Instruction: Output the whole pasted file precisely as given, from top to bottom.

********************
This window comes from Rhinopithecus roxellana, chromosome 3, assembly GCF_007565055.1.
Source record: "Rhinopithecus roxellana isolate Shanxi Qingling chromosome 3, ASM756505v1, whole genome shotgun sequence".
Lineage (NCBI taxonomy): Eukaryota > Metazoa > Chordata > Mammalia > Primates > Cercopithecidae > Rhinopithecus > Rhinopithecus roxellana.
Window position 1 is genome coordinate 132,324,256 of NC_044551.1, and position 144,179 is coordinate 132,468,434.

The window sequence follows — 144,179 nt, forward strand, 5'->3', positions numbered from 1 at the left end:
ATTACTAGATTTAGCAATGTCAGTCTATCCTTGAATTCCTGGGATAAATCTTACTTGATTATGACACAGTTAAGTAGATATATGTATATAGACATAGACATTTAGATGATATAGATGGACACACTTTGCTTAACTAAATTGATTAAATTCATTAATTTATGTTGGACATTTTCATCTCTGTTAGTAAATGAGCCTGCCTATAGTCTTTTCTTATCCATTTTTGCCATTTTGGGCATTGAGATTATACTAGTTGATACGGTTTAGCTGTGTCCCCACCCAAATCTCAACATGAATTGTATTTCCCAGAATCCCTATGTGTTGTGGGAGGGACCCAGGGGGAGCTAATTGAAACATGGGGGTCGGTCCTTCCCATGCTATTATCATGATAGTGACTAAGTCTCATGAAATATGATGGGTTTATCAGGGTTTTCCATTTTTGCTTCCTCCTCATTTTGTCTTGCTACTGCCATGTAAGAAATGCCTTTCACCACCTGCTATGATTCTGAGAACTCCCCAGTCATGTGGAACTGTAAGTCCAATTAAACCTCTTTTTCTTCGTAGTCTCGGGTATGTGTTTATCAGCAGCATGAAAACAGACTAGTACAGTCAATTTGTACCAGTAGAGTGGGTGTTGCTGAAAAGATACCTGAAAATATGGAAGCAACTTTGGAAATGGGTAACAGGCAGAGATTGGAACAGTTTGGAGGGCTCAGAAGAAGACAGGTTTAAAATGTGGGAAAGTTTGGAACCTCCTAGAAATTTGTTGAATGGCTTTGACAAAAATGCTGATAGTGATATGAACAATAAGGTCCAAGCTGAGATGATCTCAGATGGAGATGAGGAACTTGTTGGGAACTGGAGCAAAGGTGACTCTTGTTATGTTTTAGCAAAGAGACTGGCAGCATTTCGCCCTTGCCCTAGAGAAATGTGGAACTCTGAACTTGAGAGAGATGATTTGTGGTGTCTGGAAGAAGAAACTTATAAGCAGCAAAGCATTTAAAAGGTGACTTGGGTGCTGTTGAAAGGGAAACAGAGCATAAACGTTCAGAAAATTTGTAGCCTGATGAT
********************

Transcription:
This window comes from Rhinopithecus roxellana, chromosome 3, assembly GCF_007565055.1.
Source record: "Rhinopithecus roxellana isolate Shanxi Qingling chromosome 3, ASM756505v1, whole genome shotgun sequence".
Lineage (NCBI taxonomy): Eukaryota > Metazoa > Chordata > Mammalia > Primates > Cercopithecidae > Rhinopithecus > Rhinopithecus roxellana.
Window position 1 is genome coordinate 132,324,256 of NC_044551.1, and position 144,179 is coordinate 132,468,434.

The window sequence follows — 144,179 nt, forward strand, 5'->3', positions numbered from 1 at the left end:
ATTACTAGATTTAGCAATGTCAGTCTATCCTTGAATTCCTGGGATAAATCTTACTTGATTATGACACAGTTAAGTAGATATATGTATATAGACATAGACATTTAGATGATATAGATGGACACACTTTGCTTAACTAAATTGATTAAATTCATTAATTTATGTTGGACATTTTCATCTCTGTTAGTAAATGAGCCTGCCTATAGTCTTTTCTTATCCATTTTTGCCATTTTGGGCATTGAGATTATACTAGTTGATACGGTTTAGCTGTGTCCCCACCCAAATCTCAACATGAATTGTATTTCCCAGAATCCCTATGTGTTGTGGGAGGGACCCAGGGGGAGCTAATTGAAACATGGGGGTCGGTCCTTCCCATGCTATTATCATGATAGTGACTAAGTCTCATGAAATATGATGGGTTTATCAGGGTTTTCCATTTTTGCTTCCTCCTCATTTTGTCTTGCTACTGCCATGTAAGAAATGCCTTTCACCACCTGCTATGATTCTGAGAACTCCCCAGTCATGTGGAACTGTAAGTCCAATTAAACCTCTTTTTCTTCGTAGTCTCGGGTATGTGTTTATCAGCAGCATGAAAACAGACTAGTACAGTCAATTTGTACCAGTAGAGTGGGTGTTGCTGAAAAGATACCTGAAAATATGGAAGCAACTTTGGAAATGGGTAACAGGCAGAGATTGGAACAGTTTGGAGGGCTCAGAAGAAGACAGGTTTAAAATGTGGGAAAGTTTGGAACCTCCTAGAAATTTGTTGAATGGCTTTGACAAAAATGCTGATAGTGATATGAACAATAAGGTCCAAGCTGAGATGATCTCAGATGGAGATGAGGAACTTGTTGGGAACTGGAGCAAAGGTGACTCTTGTTATGTTTTAGCAAAGAGACTGGCAGCATTTCGCCCTTGCCCTAGAGAAATGTGGAACTCTGAACTTGAGAGAGATGATTTGTGGTGTCTGGAAGAAGAAACTTATAAGCAGCAAAGCATTTAAAAGGTGACTTGGGTGCTGTTGAAAGGGAAACAGAGCATAAACGTTCAGAAAATTTGTAGCCTGATGAT